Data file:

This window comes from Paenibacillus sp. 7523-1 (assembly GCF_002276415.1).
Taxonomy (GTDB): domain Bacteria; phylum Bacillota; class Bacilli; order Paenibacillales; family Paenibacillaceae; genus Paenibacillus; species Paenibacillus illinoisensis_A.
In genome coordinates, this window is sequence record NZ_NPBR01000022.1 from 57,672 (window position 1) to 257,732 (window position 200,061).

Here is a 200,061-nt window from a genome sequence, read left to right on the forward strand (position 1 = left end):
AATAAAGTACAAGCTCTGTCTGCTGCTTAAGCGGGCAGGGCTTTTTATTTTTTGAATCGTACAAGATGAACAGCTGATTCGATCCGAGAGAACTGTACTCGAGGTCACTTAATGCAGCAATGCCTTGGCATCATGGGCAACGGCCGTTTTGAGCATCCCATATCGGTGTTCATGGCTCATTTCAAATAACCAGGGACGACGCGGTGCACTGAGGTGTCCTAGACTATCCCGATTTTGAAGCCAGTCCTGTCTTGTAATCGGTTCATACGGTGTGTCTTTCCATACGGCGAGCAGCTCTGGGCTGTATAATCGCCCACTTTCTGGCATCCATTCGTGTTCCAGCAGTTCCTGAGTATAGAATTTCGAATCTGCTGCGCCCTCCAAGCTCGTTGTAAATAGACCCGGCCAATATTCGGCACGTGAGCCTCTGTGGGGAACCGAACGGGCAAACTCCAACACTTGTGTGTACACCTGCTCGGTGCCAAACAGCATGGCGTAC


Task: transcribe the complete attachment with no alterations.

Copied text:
This window comes from Paenibacillus sp. 7523-1 (assembly GCF_002276415.1).
Taxonomy (GTDB): domain Bacteria; phylum Bacillota; class Bacilli; order Paenibacillales; family Paenibacillaceae; genus Paenibacillus; species Paenibacillus illinoisensis_A.
In genome coordinates, this window is sequence record NZ_NPBR01000022.1 from 57,672 (window position 1) to 257,732 (window position 200,061).

Here is a 200,061-nt window from a genome sequence, read left to right on the forward strand (position 1 = left end):
AATAAAGTACAAGCTCTGTCTGCTGCTTAAGCGGGCAGGGCTTTTTATTTTTTGAATCGTACAAGATGAACAGCTGATTCGATCCGAGAGAACTGTACTCGAGGTCACTTAATGCAGCAATGCCTTGGCATCATGGGCAACGGCCGTTTTGAGCATCCCATATCGGTGTTCATGGCTCATTTCAAATAACCAGGGACGACGCGGTGCACTGAGGTGTCCTAGACTATCCCGATTTTGAAGCCAGTCCTGTCTTGTAATCGGTTCATACGGTGTGTCTTTCCATACGGCGAGCAGCTCTGGGCTGTATAATCGCCCACTTTCTGGCATCCATTCGTGTTCCAGCAGTTCCTGAGTATAGAATTTCGAATCTGCTGCGCCCTCCAAGCTCGTTGTAAATAGACCCGGCCAATATTCGGCACGTGAGCCTCTGTGGGGAACCGAACGGGCAAACTCCAACACTTGTGTGTACACCTGCTCGGTGCCAAACAGCATGGCGTAC